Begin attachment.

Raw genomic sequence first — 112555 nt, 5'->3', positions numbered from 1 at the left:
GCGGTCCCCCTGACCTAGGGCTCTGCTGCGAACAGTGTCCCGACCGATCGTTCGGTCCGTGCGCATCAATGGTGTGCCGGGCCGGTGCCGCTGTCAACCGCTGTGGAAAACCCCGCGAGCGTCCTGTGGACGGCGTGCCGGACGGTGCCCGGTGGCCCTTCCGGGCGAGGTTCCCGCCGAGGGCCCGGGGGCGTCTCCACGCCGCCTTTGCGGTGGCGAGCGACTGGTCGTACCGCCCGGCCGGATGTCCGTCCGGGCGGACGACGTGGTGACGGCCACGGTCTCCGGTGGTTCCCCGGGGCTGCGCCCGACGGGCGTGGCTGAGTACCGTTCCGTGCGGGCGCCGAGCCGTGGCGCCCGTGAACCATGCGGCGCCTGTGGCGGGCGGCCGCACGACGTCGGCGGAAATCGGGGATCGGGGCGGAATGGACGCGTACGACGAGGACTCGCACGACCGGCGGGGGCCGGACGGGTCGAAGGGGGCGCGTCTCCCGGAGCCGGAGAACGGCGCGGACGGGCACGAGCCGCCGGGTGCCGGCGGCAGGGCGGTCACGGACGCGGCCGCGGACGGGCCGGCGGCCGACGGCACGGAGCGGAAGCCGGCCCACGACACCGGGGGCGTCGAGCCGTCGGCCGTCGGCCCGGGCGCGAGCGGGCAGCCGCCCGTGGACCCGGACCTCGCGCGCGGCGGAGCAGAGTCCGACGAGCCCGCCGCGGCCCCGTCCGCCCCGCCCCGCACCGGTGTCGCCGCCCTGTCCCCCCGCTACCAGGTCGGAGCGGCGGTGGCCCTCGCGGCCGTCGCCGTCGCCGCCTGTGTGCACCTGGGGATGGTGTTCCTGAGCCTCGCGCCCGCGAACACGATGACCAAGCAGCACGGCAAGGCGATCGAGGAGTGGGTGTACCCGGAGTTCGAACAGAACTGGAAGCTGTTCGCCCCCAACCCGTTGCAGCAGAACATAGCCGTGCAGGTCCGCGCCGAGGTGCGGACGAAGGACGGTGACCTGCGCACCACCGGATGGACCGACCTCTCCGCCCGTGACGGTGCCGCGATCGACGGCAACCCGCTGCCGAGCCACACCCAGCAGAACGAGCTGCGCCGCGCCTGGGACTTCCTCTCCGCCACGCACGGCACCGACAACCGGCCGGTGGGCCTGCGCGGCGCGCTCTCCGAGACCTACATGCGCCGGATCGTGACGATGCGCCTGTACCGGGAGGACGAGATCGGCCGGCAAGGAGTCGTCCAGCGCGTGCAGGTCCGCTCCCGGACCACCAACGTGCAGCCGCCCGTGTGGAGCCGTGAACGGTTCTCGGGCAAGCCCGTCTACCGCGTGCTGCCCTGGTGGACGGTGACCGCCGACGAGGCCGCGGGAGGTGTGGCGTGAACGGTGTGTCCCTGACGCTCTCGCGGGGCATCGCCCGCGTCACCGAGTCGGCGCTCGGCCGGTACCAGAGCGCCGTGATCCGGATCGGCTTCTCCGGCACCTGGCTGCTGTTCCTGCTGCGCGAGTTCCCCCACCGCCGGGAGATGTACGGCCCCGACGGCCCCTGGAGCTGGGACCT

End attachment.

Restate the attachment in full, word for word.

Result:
Raw genomic sequence first — 112555 nt, 5'->3', positions numbered from 1 at the left:
GCGGTCCCCCTGACCTAGGGCTCTGCTGCGAACAGTGTCCCGACCGATCGTTCGGTCCGTGCGCATCAATGGTGTGCCGGGCCGGTGCCGCTGTCAACCGCTGTGGAAAACCCCGCGAGCGTCCTGTGGACGGCGTGCCGGACGGTGCCCGGTGGCCCTTCCGGGCGAGGTTCCCGCCGAGGGCCCGGGGGCGTCTCCACGCCGCCTTTGCGGTGGCGAGCGACTGGTCGTACCGCCCGGCCGGATGTCCGTCCGGGCGGACGACGTGGTGACGGCCACGGTCTCCGGTGGTTCCCCGGGGCTGCGCCCGACGGGCGTGGCTGAGTACCGTTCCGTGCGGGCGCCGAGCCGTGGCGCCCGTGAACCATGCGGCGCCTGTGGCGGGCGGCCGCACGACGTCGGCGGAAATCGGGGATCGGGGCGGAATGGACGCGTACGACGAGGACTCGCACGACCGGCGGGGGCCGGACGGGTCGAAGGGGGCGCGTCTCCCGGAGCCGGAGAACGGCGCGGACGGGCACGAGCCGCCGGGTGCCGGCGGCAGGGCGGTCACGGACGCGGCCGCGGACGGGCCGGCGGCCGACGGCACGGAGCGGAAGCCGGCCCACGACACCGGGGGCGTCGAGCCGTCGGCCGTCGGCCCGGGCGCGAGCGGGCAGCCGCCCGTGGACCCGGACCTCGCGCGCGGCGGAGCAGAGTCCGACGAGCCCGCCGCGGCCCCGTCCGCCCCGCCCCGCACCGGTGTCGCCGCCCTGTCCCCCCGCTACCAGGTCGGAGCGGCGGTGGCCCTCGCGGCCGTCGCCGTCGCCGCCTGTGTGCACCTGGGGATGGTGTTCCTGAGCCTCGCGCCCGCGAACACGATGACCAAGCAGCACGGCAAGGCGATCGAGGAGTGGGTGTACCCGGAGTTCGAACAGAACTGGAAGCTGTTCGCCCCCAACCCGTTGCAGCAGAACATAGCCGTGCAGGTCCGCGCCGAGGTGCGGACGAAGGACGGTGACCTGCGCACCACCGGATGGACCGACCTCTCCGCCCGTGACGGTGCCGCGATCGACGGCAACCCGCTGCCGAGCCACACCCAGCAGAACGAGCTGCGCCGCGCCTGGGACTTCCTCTCCGCCACGCACGGCACCGACAACCGGCCGGTGGGCCTGCGCGGCGCGCTCTCCGAGACCTACATGCGCCGGATCGTGACGATGCGCCTGTACCGGGAGGACGAGATCGGCCGGCAAGGAGTCGTCCAGCGCGTGCAGGTCCGCTCCCGGACCACCAACGTGCAGCCGCCCGTGTGGAGCCGTGAACGGTTCTCGGGCAAGCCCGTCTACCGCGTGCTGCCCTGGTGGACGGTGACCGCCGACGAGGCCGCGGGAGGTGTGGCGTGAACGGTGTGTCCCTGACGCTCTCGCGGGGCATCGCCCGCGTCACCGAGTCGGCGCTCGGCCGGTACCAGAGCGCCGTGATCCGGATCGGCTTCTCCGGCACCTGGCTGCTGTTCCTGCTGCGCGAGTTCCCCCACCGCCGGGAGATGTACGGCCCCGACGGCCCCTGGAGCTGGGACCT